Thanksgiving, 1945

I’ll Remember You All is now available from Amazon in paperback and for e-readers. I have ordered copies as well, so if you are local, feel free to get a copy directly from me, inscribed, of course! (Don’t forget Christmas is coming and a book inscribed to your loved one, certainly makes a very nice, personalized gift.)

The climax of I’ll Remember You All, and really of the entire The Secret of Their Midnight Tears series is V-J Day, August 14, 1945. That day was Christmas and New Year’s Eve all rolled into one, but as the summer turned into fall that year, celebration turned into reflection, and joy turned into gratitude; gratitude that was as quiet and deep, as the celebration had been loud and long.

It would do us all good to reflect on the sentiments expressed by President Harry Truman in his proclamation of November 12, 1945, declaring November 22nd as the official day of Thanksgiving. His words of reflection for the Greatest Generation should serve as inspiration for all generations.

By the President of the United States of America
A Proclamation

In this year of our victory, absolute and final, over German fascism and Japanese militarism; in this time of peace so long awaited, which we are determined wit all the United Nations to make permanent; on this day of our abundance, strength, and achievement; let us give thanks to Almighty Providence for these exceeding blessings.

We have won them with the courage and the blood of our soldiers, sailors, and airmen. We have won them by the sweat and ingenuity of our workers, farmers, engineers, and industrialists. We have won them with the devotion of our women and children. We have bought them with the treasure of our rich land. But above all we have won them because we cherish freedom beyond riches and even more than life itself.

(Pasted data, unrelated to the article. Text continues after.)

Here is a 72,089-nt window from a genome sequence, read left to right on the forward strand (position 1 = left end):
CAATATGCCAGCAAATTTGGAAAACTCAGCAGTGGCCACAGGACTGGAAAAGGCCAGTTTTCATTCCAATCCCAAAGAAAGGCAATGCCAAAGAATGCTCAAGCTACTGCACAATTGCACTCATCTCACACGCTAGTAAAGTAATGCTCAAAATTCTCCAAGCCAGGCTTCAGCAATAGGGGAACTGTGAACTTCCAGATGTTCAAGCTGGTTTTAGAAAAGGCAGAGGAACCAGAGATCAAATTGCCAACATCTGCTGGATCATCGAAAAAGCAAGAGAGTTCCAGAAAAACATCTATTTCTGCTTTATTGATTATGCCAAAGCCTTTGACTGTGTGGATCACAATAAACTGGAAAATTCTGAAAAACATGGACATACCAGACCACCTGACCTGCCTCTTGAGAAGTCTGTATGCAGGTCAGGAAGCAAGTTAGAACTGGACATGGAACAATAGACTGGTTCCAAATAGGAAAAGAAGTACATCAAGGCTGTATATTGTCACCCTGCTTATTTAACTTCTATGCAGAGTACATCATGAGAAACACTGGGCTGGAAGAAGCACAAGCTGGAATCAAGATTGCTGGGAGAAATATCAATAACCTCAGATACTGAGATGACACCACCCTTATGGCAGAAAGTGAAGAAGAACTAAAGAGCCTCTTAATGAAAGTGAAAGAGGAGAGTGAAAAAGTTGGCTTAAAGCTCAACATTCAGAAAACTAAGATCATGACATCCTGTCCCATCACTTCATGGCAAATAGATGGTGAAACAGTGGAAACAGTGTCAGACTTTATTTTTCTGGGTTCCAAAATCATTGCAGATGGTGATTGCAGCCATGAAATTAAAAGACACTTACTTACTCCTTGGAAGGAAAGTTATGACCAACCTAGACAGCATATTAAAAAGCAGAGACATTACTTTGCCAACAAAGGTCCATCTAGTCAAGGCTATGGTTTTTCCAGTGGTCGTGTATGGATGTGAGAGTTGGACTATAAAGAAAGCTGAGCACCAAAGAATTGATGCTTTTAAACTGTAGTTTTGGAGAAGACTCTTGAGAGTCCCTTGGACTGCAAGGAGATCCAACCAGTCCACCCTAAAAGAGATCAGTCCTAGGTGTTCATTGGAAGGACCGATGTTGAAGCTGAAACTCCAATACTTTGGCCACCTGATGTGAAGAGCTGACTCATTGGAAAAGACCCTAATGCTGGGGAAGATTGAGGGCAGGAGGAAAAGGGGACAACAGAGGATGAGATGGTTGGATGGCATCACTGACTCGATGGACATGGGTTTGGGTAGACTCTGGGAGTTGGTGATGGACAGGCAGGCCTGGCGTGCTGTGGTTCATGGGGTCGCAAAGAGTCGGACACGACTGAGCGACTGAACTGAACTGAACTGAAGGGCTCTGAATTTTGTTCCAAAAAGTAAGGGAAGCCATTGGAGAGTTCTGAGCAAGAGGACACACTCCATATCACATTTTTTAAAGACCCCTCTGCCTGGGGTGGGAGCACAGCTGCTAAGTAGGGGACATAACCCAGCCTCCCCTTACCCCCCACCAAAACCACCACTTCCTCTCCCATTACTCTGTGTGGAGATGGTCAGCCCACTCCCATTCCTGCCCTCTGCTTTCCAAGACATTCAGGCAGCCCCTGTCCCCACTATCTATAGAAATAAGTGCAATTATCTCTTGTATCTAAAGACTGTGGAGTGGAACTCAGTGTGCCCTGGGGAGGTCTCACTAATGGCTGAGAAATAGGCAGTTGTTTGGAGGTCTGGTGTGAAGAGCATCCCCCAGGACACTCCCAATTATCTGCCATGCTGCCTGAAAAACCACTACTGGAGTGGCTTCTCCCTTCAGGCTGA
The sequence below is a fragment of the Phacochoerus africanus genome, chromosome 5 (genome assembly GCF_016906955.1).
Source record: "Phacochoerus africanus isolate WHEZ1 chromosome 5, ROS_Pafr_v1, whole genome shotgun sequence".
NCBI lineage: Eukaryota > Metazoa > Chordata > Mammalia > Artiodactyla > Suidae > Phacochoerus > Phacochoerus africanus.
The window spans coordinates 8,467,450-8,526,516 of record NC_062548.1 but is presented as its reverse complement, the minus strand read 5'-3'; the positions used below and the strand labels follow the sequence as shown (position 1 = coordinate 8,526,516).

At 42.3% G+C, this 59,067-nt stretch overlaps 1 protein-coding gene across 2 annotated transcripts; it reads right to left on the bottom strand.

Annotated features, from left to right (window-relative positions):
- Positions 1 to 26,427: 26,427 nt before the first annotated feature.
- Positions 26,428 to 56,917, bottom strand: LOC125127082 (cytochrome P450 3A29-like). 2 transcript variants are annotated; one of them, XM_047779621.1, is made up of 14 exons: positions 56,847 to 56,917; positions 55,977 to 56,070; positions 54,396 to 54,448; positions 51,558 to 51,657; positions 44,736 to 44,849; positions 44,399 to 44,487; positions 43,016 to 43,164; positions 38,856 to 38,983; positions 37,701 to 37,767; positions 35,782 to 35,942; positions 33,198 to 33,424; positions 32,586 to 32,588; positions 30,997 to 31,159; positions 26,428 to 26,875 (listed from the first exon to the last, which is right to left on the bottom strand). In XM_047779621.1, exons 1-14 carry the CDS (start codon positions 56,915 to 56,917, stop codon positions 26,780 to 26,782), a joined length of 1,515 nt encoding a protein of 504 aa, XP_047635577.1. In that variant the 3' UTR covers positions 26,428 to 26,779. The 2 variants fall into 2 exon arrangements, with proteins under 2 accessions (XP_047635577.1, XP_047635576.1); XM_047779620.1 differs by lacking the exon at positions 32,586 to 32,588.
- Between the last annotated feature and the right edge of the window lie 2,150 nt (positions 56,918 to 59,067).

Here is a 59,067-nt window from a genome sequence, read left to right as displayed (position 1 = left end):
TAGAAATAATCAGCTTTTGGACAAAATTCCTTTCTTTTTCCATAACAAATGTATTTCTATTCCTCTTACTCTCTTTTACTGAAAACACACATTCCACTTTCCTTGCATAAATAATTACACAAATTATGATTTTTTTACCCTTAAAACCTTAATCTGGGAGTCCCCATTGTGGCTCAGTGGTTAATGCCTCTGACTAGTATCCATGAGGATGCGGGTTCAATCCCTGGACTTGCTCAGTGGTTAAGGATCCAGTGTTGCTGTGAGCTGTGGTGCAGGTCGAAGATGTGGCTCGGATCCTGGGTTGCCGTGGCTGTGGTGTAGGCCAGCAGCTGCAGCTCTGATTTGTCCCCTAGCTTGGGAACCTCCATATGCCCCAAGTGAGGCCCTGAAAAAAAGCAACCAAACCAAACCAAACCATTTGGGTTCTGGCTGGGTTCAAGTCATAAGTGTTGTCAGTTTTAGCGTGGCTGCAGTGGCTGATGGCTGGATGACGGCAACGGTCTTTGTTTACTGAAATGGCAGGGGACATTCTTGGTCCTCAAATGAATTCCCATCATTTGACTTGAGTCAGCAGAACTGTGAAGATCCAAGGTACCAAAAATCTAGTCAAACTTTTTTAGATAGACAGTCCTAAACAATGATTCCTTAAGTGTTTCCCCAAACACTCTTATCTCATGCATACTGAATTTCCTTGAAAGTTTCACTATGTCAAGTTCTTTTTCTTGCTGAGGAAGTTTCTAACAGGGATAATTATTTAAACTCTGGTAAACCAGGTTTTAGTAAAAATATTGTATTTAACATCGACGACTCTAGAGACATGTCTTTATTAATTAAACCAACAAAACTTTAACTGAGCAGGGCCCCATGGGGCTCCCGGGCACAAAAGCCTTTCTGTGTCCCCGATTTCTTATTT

We give thanks with the humility of free men, each knowing it was the might of no one arm but of all together by which we were saved. Liberty knows no race, creed, or class in our country or in the world. In unity we found our first weapon, for without it, both here and abroad, we were doomed. None have known this better than our very gallant dead, none better than their comrade, Franklin Delano Roosevelt. Our thanksgiving has the humility of our deep mourning for them, our vast gratitude to them.

Triumph over the enemy has not dispelled every difficulty. Many vital and far-reaching decisions await us as we strive for a just and enduring peace. We will not fail if we preserve, in our own land and throughout the world, that same devotion to the essential freedoms and rights of mankind which sustained us throughout the war and brought us final victory.

Now, Therefore, I, Harry S. Truman, President of the United States of America, in consonance with the joint resolution of Congress approved December 26, 1941, do hereby proclaim Thursday November 22, 1945, as a day of national thanksgiving. May we on that day, in our homes and in our places of worship, individually and as groups, express our humble thanks to Almighty God for the abundance of our blessings and may we on that occasion rededicate ourselves to those high principles of citizenship for which so many splendid Americans have recently given all.

In Witness Whereof, I have hereunto set my hand and caused the seal of the United States of America to be affixed.

Done at the city of Washington this 12th day of November, in the year of our Lord one thousand nine hundred forty-five and of the Independence of the United States of America the one hundred and seventieth.

HARRY S. TRUMAN

(The above may be found at the Army War College’s website.)

circa 1945: A father, mother and their serviceman son stand around a dinner table with their heads bowed in prayer, preparing to eat Thanksgiving dinner.

Giving heartfelt thanks, November 22, 1945.

About Austin Gisriel

You know the guy that records a baseball game from the West Coast in July and doesn't watch it until January just to see baseball in the winter? That's me. I'm a writer always in search of a good story, baseball or otherwise.
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